While everything is tried and experimented, it is equally important to consider and bring in the rural population of the country into the discussion. While farmer suicides have become a common scene, the ‘settlement’ of the issue in the form of loan weavers and further subsidies amounts to nothing if the mental state of the farmers is not resolved. The sheer pain and trauma that they go through amidst the drought season and minimal to negligible MSP for their crops is something that gets embedded into their minds and gets inflicted for generations in the form of hunger and poverty. They are mentally conditioned to be financially downtrodden forever; lack of a bare minimum of any basic resource becomes their new normal. Another victim are the migrants who in millions flock to the cities looking for better opportunities and a respectable lifestyle only to find themselves in distress. Their feeling of loneliness is more pronounced because of their disintegration at their village home as well as the lack of any family structure in the urban setting, says Surinder Jodhka, a professor of Sociology at JNU. Thirdly, the girls who get married off at an early age owing to regressive customs is something that renders mental and physical trauma and a sense of alienation at an age where friendship is the most crucial element; an age of innocence and exploration thus taken away.
In popular culture, the issue of loneliness is best addressed in films like Manchester by the Sea, The Lunchbox and also Peepli Live. In her book The Lonely City: Adventures in the Art of Being Alone, Olivia Laing writes, “So much of the pain of loneliness is to do with concealment, with feeling compelled to hide vulnerability, to tuck ugliness away, to cover up scars as if they are literally repulsive. But why hide?”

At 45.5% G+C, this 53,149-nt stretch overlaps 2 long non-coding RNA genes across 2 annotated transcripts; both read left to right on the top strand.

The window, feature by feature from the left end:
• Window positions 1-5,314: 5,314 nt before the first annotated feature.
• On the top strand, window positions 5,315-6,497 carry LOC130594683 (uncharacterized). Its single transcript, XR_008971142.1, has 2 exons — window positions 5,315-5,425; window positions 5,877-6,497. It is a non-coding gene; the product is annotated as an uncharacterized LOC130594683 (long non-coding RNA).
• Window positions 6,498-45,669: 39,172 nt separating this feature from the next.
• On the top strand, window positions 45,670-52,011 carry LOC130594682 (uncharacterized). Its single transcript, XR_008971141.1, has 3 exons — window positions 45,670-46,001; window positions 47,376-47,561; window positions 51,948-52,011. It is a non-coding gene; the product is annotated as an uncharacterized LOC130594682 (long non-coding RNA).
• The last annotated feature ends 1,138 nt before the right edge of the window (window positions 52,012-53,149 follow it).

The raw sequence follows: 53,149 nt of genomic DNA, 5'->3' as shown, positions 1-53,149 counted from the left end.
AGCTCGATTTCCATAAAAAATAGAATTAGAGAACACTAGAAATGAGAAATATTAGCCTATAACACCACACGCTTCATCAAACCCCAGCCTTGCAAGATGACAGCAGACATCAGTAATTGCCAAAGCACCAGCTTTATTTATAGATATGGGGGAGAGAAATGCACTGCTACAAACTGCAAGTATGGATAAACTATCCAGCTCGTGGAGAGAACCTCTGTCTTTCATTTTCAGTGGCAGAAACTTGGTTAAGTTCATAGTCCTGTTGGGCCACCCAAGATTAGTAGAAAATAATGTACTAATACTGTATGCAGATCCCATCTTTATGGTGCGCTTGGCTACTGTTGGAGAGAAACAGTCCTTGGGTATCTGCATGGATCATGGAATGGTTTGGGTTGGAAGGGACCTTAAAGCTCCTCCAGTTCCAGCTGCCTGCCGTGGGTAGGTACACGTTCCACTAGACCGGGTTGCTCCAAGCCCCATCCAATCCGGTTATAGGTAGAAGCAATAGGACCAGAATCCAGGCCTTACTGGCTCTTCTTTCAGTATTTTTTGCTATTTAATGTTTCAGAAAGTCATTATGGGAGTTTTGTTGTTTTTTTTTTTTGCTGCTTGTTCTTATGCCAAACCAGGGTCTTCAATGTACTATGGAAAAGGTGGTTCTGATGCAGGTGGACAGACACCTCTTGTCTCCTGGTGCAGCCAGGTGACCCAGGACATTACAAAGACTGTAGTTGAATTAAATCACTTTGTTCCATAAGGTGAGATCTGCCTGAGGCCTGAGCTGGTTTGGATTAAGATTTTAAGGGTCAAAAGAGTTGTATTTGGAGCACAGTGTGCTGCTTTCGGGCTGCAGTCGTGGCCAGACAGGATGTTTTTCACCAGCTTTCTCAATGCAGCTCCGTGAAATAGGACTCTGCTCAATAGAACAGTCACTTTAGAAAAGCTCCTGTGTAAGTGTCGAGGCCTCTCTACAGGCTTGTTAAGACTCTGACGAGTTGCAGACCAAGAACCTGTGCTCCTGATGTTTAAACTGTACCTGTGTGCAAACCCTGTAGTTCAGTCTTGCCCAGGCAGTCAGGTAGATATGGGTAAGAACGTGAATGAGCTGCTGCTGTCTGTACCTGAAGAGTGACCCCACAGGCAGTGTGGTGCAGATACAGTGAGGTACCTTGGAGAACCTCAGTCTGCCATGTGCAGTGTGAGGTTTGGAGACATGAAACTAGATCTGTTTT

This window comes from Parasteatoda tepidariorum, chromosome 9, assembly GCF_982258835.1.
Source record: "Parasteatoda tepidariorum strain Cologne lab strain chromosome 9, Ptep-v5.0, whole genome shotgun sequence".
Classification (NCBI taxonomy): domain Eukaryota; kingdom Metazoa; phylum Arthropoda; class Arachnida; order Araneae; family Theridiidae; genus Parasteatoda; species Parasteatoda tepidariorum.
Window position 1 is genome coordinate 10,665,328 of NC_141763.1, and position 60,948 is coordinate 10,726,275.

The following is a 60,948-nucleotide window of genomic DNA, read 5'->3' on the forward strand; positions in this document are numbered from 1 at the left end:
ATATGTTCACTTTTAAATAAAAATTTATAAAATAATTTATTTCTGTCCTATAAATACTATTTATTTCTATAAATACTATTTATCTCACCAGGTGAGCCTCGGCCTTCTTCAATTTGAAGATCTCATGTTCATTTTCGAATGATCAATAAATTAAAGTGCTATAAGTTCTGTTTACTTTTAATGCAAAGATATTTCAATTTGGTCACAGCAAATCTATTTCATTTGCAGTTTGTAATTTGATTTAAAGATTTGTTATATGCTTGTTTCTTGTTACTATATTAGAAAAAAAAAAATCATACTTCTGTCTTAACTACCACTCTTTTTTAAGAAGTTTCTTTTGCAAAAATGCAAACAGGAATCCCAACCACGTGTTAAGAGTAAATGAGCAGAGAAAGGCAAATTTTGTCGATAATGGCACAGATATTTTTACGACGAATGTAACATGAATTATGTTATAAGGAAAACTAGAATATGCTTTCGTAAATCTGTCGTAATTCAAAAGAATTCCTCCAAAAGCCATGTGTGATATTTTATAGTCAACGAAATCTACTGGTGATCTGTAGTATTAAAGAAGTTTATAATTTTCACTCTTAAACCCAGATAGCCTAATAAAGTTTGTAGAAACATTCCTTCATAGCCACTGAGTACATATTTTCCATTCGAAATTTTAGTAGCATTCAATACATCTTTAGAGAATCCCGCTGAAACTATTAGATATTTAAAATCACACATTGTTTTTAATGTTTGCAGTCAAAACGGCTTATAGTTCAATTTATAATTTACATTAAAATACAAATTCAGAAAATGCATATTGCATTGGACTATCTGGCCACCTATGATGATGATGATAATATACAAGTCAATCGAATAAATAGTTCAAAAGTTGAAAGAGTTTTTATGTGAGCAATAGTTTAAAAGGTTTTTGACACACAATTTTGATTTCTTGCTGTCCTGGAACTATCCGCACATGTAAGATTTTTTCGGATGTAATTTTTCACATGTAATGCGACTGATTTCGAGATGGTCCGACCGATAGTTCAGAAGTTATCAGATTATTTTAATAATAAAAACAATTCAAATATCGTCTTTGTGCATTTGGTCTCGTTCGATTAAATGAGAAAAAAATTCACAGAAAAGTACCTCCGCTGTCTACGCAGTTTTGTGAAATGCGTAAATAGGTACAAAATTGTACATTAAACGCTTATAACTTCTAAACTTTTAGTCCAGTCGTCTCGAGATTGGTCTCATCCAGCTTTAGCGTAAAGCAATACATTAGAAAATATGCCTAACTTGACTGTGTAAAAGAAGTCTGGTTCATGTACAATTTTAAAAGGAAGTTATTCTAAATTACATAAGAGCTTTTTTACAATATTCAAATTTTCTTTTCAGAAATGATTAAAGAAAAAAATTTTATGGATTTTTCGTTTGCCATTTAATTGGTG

Medically speaking, loneliness is a treatable, rather than an irreversible condition. It has become a public health concern with relevant medicines and industry experts looking for relevant solutions. A newer NSSO survey should be conducted (as last done in 2004) on the number of lonely people also taking into account the intricate reasons. Apart from planned interventions of behaviour training and improving capacities to socialize, there are other strategies to help fight loneliness- keeping oneself busy, sharing feelings and thoughts with friends, helping people, collecting good thoughts, joining groups with similar interests, having a healthy physical relationship with your partner, staying in contact with family. But often understated is the fact that most people have now become self-centred, individualistic and less empathetic towards the likes of others. The showcase of genuine care and love is only seen when the same can be professionally fruitful. This in turn leads to a debilitating experience for anyone at the receiving end, from a young adult to an elderly. Eventually, that person finds no one to talk to or share his or her feelings with. Yes, sometimes being there for your fellow human being is what it all takes. Mother Teresa once said, “the greatest disease today is not TB or leprosy; it is being unwanted, unloved, and uncared for. We can cure physical diseases with medicine, but the only cure for loneliness, despair, and hopelessness is love…”